ZNA denies Dzamara claims

03 Jun, 2016 - 00:06 0 Views
ZNA denies Dzamara claims Itai Dzamara

The Herald

Freeman Razemba Crime Reporter
THE Zimbabwe National Army has denied recent allegations by Patson Dzamara that the Military Intelligence is behind the disappearance of his brother, journalist-cum-opposition activist, Itai Dzamara.

In a statement, director of army public relations Lieutenant Colonel Alphios Makotore said the claims by Patson were false.

“The Zimbabwe National Army totally denies any involvement in the disappearance of Itai Dzamara. The claims by Itai Dzamara’s brother are totally false and a figment of his own imagination.

“The Army Intelligence does not take orders from any political party. Patson’s claims are just meant to seek media attention and mislead members of the public,” he said.

This comes after Patson released a picture, purportedly of Itai in detention, claiming that “incontestable evidence” proved that he was taken by the Military Intelligence.

Patson made the claims on Monday during a media conference held in the city.

In July last year, police offered a reward of $10 000 to anyone with information on the whereabouts of Itai as investigations into his disappearance intensified.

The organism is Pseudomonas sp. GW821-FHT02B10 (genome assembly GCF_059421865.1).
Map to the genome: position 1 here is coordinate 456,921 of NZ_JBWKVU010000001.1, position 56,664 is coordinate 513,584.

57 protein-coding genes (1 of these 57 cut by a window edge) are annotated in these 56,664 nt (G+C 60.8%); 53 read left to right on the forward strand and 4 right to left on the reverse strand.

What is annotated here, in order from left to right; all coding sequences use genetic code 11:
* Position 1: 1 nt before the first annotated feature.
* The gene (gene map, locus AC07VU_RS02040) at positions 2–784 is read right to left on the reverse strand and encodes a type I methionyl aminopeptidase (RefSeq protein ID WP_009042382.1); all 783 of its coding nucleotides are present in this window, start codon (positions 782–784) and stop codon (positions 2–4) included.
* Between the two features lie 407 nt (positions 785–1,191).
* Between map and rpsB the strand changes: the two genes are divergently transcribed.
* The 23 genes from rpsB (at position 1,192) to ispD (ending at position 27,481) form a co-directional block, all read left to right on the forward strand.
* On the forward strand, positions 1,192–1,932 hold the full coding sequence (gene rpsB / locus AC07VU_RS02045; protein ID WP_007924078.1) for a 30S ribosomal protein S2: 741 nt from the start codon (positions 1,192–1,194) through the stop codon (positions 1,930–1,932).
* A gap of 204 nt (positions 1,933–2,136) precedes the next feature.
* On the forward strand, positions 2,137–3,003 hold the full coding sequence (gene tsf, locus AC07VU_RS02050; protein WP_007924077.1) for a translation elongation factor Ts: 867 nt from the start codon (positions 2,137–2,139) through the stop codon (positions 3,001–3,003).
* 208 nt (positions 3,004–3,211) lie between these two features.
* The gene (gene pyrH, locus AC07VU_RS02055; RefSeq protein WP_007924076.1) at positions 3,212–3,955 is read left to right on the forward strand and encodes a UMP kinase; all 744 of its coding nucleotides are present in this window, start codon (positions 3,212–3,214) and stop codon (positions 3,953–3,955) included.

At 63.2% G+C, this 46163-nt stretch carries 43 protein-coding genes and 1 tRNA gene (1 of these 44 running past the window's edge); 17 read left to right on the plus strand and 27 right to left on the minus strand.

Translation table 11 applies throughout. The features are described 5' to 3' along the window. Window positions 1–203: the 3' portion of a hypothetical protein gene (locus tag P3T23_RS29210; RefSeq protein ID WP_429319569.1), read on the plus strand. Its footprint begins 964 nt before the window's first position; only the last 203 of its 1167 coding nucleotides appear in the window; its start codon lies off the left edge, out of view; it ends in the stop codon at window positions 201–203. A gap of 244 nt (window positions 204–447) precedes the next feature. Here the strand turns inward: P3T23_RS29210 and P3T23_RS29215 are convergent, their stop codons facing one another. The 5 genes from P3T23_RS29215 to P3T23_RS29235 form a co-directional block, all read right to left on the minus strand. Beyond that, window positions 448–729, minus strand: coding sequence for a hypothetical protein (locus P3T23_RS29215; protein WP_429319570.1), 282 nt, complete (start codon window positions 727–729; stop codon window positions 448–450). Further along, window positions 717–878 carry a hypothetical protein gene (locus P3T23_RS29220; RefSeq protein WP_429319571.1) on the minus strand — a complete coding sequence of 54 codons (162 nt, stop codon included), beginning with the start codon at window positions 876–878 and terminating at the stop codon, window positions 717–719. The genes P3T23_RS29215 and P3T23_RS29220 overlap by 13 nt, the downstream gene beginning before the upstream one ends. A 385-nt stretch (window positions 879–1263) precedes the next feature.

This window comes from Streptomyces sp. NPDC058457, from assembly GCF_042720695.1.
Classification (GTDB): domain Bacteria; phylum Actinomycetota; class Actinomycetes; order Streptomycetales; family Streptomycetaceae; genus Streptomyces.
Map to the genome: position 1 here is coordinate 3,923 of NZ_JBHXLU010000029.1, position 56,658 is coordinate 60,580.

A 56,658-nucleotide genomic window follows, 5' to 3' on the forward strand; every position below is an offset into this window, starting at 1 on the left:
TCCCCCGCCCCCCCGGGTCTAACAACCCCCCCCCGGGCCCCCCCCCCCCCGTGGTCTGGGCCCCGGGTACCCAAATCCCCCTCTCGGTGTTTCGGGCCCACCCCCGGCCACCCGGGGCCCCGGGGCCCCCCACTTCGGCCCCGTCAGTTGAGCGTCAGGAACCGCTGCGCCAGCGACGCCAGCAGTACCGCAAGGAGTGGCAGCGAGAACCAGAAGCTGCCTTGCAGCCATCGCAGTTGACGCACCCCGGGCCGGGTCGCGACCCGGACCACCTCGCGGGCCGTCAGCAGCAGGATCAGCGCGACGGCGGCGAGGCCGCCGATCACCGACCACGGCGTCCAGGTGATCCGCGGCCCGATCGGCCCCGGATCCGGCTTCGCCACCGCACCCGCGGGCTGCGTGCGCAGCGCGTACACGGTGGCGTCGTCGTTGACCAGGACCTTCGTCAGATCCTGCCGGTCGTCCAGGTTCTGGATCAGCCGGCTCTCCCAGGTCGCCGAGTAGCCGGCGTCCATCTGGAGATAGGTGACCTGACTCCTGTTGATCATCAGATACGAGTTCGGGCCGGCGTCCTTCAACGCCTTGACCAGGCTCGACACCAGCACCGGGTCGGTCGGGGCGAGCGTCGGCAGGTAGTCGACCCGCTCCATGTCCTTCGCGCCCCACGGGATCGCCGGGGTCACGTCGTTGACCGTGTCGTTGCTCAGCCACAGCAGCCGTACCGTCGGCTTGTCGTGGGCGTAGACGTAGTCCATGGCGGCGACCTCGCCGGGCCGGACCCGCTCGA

Itai went missing on March 9 last year in Glen View 7, Harare.

Police had been submitting fortnightly updates on investigations into his disappearance to the High Court and working closely with human rights lawyers, in compliance with a court order issued in March last year. According to police, Itai was allegedly abducted by three male adults who entered the barbershop where he had gone to have a haircut and advised him that he was under arrest for stock theft.

The barbershop is owned by one Wellington Deketeke.

Some opposition parties have been trying to profit from the alleged disappearance in the hope of triggering what it called a Zimbabwe “Arab Spring”, to unconstitutionally unseat the Zanu-PF Government.

The Arab Spring refers to the wave of demonstrations and protests, riots, and Western-sponsored wars in the Arab world that began on December 18, 2010 in Tunisia after the self-immolation of a vendor, Mohamed Bouzizi, culminating in the overthrow of president Zine El Abidine Ben Ali.

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